Occupying a former mechanic’s shop in a semi-desolate Bushwick micro-neighborhood, the open, inviting, sparsely-decorated Supercrown Coffee Roasters uses its industrial space in the best possible way. One of the partners, Darleen Scherer, brought her gorgeous design sense from Park Slope’s Gorilla Coffee, where she has since sold her stake.
The restored, vintage Probat coffee roaster is given pride of place in the rear of the shop, fronting a hot pink wall, while the main room is smartly left mostly empty, a few tables on one wall, the long coffee bar opposite. Loads of natural light are provided by the full front floor-to-ceiling glass windows and the two skylights.
Eye-catching color doesn’t end at the back wall – matching pink coffee grinders sit on the bar next to a custom cobalt blue espresso machine. The walls are bare, white-painted brick save for a commissioned painting, in black and white, by Nick Francis DiFonzo on the wall above the tables.
As it approaches its one-year anniversary, the business has shed some of the menu items it launched with. The pastry case has been moved to the corner of the counter facing the door, where the Roberta’s bialys formerly held court, along with the bean-to-bar Ritual Chocolate bars, and its shelves are now filled with Balthazar pastries rather than items formerly sourced from Bien Cuit and Baked.
The bialy has been replaced with a pretty good egg and cheese sandwich on a light brioche bun, $6 or $8 depending on bacon inclusion – avocado can be added for $1.50. Better cheddar and aioli distribution would improve the experience.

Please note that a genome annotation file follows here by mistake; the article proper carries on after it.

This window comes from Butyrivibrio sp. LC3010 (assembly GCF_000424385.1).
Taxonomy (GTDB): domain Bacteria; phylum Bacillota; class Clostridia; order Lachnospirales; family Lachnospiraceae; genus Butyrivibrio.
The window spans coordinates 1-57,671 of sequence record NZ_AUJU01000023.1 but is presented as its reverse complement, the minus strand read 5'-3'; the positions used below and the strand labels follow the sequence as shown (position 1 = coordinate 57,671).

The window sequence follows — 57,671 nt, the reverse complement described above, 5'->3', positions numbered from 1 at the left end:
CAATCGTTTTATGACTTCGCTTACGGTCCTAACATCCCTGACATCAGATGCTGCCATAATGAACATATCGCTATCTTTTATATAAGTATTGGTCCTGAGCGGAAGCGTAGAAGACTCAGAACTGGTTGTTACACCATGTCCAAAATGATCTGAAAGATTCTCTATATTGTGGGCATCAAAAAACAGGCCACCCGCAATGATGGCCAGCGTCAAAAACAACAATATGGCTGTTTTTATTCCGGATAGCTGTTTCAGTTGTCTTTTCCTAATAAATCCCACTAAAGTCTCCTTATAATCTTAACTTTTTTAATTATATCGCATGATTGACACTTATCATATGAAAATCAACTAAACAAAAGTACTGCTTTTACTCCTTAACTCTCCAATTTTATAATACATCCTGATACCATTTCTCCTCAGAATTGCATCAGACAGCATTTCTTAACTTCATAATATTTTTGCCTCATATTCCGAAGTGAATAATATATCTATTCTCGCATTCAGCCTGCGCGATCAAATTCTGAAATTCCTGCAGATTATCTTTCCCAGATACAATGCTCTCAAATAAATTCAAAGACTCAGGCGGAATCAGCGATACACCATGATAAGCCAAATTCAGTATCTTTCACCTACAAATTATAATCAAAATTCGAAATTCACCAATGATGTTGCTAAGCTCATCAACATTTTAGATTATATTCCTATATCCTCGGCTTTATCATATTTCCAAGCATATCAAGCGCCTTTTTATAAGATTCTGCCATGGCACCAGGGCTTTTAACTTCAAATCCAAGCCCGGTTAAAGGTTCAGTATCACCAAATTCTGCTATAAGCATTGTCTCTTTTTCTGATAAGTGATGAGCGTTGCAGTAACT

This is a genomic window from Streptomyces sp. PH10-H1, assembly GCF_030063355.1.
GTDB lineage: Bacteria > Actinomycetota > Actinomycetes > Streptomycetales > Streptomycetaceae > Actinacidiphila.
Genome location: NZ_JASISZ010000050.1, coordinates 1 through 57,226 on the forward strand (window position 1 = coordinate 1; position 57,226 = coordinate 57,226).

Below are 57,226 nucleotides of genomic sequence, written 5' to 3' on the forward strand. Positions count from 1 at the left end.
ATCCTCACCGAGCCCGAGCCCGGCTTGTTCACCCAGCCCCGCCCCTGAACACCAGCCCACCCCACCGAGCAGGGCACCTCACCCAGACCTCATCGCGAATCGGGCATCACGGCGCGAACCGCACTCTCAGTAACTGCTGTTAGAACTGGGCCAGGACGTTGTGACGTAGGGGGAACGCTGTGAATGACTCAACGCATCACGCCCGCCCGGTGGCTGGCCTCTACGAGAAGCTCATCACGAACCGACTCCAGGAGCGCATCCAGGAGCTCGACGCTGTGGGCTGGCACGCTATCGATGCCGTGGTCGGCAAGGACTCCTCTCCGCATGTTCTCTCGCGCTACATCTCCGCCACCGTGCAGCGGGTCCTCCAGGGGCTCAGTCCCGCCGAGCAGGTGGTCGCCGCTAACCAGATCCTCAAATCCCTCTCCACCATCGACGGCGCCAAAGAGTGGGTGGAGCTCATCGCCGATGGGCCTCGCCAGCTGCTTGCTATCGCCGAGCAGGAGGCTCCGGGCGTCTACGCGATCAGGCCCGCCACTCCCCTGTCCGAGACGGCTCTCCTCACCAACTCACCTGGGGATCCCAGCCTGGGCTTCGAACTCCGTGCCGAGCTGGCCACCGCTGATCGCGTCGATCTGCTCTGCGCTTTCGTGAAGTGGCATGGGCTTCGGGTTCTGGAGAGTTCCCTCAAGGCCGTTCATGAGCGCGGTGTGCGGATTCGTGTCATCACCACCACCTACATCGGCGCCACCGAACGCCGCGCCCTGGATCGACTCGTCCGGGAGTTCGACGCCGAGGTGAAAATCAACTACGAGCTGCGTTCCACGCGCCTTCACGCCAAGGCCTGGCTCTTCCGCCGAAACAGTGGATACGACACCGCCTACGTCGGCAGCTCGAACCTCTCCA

The saddest menu deletion for me is the thick, delicious drinking chocolate made from the aforementioned Ritual’s single estate craft chocolate. Five dollars was an amazing deal for one of the best drinking chocolates in New York City, and I frequently made the trip to Supercrown to indulge. A response to an email inquiry asserted that a chocolate drink is in the offing, so fingers crossed.
Specialty drinks now use Van Leeuwen vegan chocolate instead – not even in the same chocolate universe, but there are a lot of options, including the Laura Palmer (iced coffee & house lemonade), an espresso tonic, and a couple of coffee milkshakes.
Supercrown has one of the two Poursteady’s in NYC that I know about – Cafe Grumpy’s 39th St shop being the other. The Poursteady is a so-called pourover robot designed and built in Gowanus, Brooklyn, a topic which could be a whole ‘nother article on its own.
The shop’s roasting operation is turning out enough different single origins – the most recent menu offers four separate pourover coffees ranging from $4.50 to $6 – to help make full use of this $12,000 machine. I don’t know if their customer volume currently warrants it, but perhaps consistency in production is reward enough.
Espresso drinks are served in gorgeous ceramic demitasse. I’ve had some stellar shots, but quality is inconsistent. A recent single origin Kenya Ruarai ($5.50) seemed well-prepared but had a pretty gnarly aftertaste, making it hard to finish, while a shot of the fruity house blend had some initial burned rubber notes. It’s sometimes hard to say whether these are roasting issues or barista error, but most new roasting operations take a while to even out, and I’m happy to keep trying.
There are currently six pourovers on the menu; the barista-recommended Elida Estates, Panama ($6) was clean and fruity, with some meaty notes, but was on the light side – I prefer more body.
Service is courteous, friendly, and welcoming, garnering them repeat local business.
Supercrown Coffee Roasters
8 Wilson Ave